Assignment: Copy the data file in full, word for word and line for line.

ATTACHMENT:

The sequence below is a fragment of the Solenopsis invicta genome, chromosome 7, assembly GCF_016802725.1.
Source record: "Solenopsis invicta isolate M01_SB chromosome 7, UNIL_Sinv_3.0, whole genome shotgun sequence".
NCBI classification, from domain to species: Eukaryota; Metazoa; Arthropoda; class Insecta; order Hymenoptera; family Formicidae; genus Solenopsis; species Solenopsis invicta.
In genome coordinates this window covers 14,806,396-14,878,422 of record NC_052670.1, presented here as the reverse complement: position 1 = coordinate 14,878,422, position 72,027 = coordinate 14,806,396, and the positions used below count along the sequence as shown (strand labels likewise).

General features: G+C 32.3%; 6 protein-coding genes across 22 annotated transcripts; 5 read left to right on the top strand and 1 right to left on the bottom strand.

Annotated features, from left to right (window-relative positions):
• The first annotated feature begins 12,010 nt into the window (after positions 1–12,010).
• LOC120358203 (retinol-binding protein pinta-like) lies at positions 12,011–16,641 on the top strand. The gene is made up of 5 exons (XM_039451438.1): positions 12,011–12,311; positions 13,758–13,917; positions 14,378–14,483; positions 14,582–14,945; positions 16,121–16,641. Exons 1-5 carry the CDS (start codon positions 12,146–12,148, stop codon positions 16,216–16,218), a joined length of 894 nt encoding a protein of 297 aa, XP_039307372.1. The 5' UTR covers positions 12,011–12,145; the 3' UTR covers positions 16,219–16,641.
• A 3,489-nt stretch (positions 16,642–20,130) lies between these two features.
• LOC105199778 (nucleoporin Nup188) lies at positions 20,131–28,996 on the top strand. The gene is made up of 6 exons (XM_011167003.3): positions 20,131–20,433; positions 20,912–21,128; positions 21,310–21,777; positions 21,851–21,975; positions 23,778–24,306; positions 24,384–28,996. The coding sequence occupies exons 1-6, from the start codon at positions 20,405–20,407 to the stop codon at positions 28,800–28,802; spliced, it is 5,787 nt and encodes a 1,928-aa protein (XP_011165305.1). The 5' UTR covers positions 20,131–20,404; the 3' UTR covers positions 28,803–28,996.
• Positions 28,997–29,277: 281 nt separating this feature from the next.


The sequence below is a fragment of the Solenopsis invicta genome, chromosome 7, assembly GCF_016802725.1.
Source record: "Solenopsis invicta isolate M01_SB chromosome 7, UNIL_Sinv_3.0, whole genome shotgun sequence".
NCBI classification, from domain to species: Eukaryota; Metazoa; Arthropoda; class Insecta; order Hymenoptera; family Formicidae; genus Solenopsis; species Solenopsis invicta.
In genome coordinates this window covers 14,806,396-14,878,422 of record NC_052670.1, presented here as the reverse complement: position 1 = coordinate 14,878,422, position 72,027 = coordinate 14,806,396, and the positions used below count along the sequence as shown (strand labels likewise).

General features: G+C 32.3%; 6 protein-coding genes across 22 annotated transcripts; 5 read left to right on the top strand and 1 right to left on the bottom strand.

Annotated features, from left to right (window-relative positions):
• The first annotated feature begins 12,010 nt into the window (after positions 1–12,010).
• LOC120358203 (retinol-binding protein pinta-like) lies at positions 12,011–16,641 on the top strand. The gene is made up of 5 exons (XM_039451438.1): positions 12,011–12,311; positions 13,758–13,917; positions 14,378–14,483; positions 14,582–14,945; positions 16,121–16,641. Exons 1-5 carry the CDS (start codon positions 12,146–12,148, stop codon positions 16,216–16,218), a joined length of 894 nt encoding a protein of 297 aa, XP_039307372.1. The 5' UTR covers positions 12,011–12,145; the 3' UTR covers positions 16,219–16,641.
• A 3,489-nt stretch (positions 16,642–20,130) lies between these two features.
• LOC105199778 (nucleoporin Nup188) lies at positions 20,131–28,996 on the top strand. The gene is made up of 6 exons (XM_011167003.3): positions 20,131–20,433; positions 20,912–21,128; positions 21,310–21,777; positions 21,851–21,975; positions 23,778–24,306; positions 24,384–28,996. The coding sequence occupies exons 1-6, from the start codon at positions 20,405–20,407 to the stop codon at positions 28,800–28,802; spliced, it is 5,787 nt and encodes a 1,928-aa protein (XP_011165305.1). The 5' UTR covers positions 20,131–20,404; the 3' UTR covers positions 28,803–28,996.
• Positions 28,997–29,277: 281 nt separating this feature from the next.